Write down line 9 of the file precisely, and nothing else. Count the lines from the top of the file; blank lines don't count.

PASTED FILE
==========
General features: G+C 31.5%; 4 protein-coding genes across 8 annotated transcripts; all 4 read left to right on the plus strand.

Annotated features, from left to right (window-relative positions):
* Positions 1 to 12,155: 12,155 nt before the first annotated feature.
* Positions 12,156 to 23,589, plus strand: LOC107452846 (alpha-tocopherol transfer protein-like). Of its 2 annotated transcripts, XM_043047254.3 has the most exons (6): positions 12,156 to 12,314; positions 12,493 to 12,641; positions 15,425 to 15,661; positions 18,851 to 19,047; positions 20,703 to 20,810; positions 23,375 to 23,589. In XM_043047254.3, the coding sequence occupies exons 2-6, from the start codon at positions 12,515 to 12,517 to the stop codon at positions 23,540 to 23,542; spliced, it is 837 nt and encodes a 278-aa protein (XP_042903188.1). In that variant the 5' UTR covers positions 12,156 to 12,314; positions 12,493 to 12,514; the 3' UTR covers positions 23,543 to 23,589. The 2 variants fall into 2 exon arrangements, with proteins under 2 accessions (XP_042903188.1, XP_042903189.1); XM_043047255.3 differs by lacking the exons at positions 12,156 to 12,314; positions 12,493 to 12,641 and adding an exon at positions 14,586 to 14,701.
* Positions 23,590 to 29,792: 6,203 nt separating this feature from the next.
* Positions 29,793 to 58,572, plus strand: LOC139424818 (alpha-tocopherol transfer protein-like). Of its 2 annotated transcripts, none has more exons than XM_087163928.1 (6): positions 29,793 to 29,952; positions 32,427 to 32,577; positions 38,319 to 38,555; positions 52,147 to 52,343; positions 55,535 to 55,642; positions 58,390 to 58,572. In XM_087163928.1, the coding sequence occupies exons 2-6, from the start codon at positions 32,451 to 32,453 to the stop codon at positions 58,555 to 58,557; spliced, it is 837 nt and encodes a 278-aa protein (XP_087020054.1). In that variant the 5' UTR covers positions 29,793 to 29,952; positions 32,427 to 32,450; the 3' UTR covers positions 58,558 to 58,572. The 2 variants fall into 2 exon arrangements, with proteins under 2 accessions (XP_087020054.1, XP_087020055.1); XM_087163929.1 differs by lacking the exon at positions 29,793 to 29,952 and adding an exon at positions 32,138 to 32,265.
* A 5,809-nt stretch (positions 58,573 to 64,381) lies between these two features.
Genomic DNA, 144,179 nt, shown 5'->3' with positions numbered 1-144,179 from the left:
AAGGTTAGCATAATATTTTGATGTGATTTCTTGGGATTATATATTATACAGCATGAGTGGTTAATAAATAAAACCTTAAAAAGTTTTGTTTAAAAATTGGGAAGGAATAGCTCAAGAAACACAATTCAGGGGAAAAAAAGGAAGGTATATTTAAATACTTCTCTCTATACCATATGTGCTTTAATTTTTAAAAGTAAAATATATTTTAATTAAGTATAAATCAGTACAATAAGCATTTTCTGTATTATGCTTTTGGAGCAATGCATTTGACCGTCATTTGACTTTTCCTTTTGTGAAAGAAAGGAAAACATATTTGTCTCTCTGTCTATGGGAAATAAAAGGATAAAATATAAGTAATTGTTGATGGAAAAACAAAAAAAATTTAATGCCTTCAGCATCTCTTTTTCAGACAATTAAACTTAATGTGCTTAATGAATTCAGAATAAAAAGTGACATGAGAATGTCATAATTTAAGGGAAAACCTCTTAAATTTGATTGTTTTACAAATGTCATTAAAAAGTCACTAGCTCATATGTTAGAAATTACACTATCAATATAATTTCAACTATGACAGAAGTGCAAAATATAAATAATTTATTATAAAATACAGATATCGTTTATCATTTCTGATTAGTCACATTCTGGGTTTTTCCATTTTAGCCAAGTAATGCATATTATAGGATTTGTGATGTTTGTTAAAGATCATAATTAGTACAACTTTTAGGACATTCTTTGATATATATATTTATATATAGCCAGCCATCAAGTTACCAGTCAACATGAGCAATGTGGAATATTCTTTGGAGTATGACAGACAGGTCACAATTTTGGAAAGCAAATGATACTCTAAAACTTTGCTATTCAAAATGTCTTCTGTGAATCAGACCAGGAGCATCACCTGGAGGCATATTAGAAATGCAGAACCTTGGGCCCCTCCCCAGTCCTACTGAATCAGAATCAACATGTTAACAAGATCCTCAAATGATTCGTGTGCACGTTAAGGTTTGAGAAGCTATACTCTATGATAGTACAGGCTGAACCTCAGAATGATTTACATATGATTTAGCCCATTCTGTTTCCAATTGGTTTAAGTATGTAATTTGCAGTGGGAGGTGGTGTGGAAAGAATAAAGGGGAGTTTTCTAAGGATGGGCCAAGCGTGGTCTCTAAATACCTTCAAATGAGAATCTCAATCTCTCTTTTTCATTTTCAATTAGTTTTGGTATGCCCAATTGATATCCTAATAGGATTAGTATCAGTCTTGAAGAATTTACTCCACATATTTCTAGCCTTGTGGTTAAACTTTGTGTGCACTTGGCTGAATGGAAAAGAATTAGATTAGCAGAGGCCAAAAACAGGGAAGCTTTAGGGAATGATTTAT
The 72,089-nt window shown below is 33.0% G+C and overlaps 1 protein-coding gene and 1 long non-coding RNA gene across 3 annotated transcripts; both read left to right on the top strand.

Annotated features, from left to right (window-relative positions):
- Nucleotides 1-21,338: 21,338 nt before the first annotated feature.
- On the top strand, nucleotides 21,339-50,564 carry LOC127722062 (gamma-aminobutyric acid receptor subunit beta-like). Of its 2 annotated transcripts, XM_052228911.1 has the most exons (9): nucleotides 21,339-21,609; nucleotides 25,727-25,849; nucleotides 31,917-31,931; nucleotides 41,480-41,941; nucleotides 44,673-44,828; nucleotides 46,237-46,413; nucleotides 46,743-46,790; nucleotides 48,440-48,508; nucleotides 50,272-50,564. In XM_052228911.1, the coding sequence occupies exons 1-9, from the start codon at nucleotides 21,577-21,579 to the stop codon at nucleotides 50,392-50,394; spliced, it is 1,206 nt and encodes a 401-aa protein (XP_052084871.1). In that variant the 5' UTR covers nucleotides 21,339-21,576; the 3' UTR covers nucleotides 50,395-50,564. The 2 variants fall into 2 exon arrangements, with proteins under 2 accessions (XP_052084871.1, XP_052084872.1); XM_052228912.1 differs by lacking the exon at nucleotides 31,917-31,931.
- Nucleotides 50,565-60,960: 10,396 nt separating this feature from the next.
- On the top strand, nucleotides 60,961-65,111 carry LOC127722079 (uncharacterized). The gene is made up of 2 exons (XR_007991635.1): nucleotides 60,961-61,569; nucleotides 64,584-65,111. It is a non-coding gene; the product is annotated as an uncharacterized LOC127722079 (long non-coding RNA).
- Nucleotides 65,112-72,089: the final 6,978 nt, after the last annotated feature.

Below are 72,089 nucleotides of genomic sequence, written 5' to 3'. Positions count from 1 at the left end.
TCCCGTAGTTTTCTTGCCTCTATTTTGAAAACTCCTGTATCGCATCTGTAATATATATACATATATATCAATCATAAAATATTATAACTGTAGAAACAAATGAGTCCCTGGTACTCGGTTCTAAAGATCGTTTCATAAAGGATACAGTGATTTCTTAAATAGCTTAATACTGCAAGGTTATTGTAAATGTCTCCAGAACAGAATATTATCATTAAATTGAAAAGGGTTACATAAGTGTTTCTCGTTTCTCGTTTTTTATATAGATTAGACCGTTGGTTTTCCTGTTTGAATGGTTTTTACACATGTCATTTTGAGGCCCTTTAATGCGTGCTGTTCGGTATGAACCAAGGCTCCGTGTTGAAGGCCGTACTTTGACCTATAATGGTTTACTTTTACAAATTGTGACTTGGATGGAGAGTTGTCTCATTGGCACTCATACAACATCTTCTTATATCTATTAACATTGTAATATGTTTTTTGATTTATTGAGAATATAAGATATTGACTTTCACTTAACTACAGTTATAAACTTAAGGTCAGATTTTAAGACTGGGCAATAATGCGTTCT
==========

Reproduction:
AAGGTTAGCATAATATTTTGATGTGATTTCTTGGGATTATATATTATACAGCATGAGTGGTTAATAAATAAAACCTTAAAAAGTTTTGTTTAAAAATTGGGAAGGAATAGCTCAAGAAACACAATTCAGGGGAAAAAAAGGAAGGTATATTTAAATACTTCTCTCTATACCATATGTGCTTTAATTTTTAAAAGTAAAATATATTTTAATTAAGTATAAATCAGTACAATAAGCATTTTCTGTATTATGCTTTTGGAGCAATGCATTTGACCGTCATTTGACTTTTCCTTTTGTGAAAGAAAGGAAAACATATTTGTCTCTCTGTCTATGGGAAATAAAAGGATAAAATATAAGTAATTGTTGATGGAAAAACAAAAAAAATTTAATGCCTTCAGCATCTCTTTTTCAGACAATTAAACTTAATGTGCTTAATGAATTCAGAATAAAAAGTGACATGAGAATGTCATAATTTAAGGGAAAACCTCTTAAATTTGATTGTTTTACAAATGTCATTAAAAAGTCACTAGCTCATATGTTAGAAATTACACTATCAATATAATTTCAACTATGACAGAAGTGCAAAATATAAATAATTTATTATAAAATACAGATATCGTTTATCATTTCTGATTAGTCACATTCTGGGTTTTTCCATTTTAGCCAAGTAATGCATATTATAGGATTTGTGATGTTTGTTAAAGATCATAATTAGTACAACTTTTAGGACATTCTTTGATATATATATTTATATATAGCCAGCCATCAAGTTACCAGTCAACATGAGCAATGTGGAATATTCTTTGGAGTATGACAGACAGGTCACAATTTTGGAAAGCAAATGATACTCTAAAACTTTGCTATTCAAAATGTCTTCTGTGAATCAGACCAGGAGCATCACCTGGAGGCATATTAGAAATGCAGAACCTTGGGCCCCTCCCCAGTCCTACTGAATCAGAATCAACATGTTAACAAGATCCTCAAATGATTCGTGTGCACGTTAAGGTTTGAGAAGCTATACTCTATGATAGTACAGGCTGAACCTCAGAATGATTTACATATGATTTAGCCCATTCTGTTTCCAATTGGTTTAAGTATGTAATTTGCAGTGGGAGGTGGTGTGGAAAGAATAAAGGGGAGTTTTCTAAGGATGGGCCAAGCGTGGTCTCTAAATACCTTCAAATGAGAATCTCAATCTCTCTTTTTCATTTTCAATTAGTTTTGGTATGCCCAATTGATATCCTAATAGGATTAGTATCAGTCTTGAAGAATTTACTCCACATATTTCTAGCCTTGTGGTTAAACTTTGTGTGCACTTGGCTGAATGGAAAAGAATTAGATTAGCAGAGGCCAAAAACAGGGAAGCTTTAGGGAATGATTTAT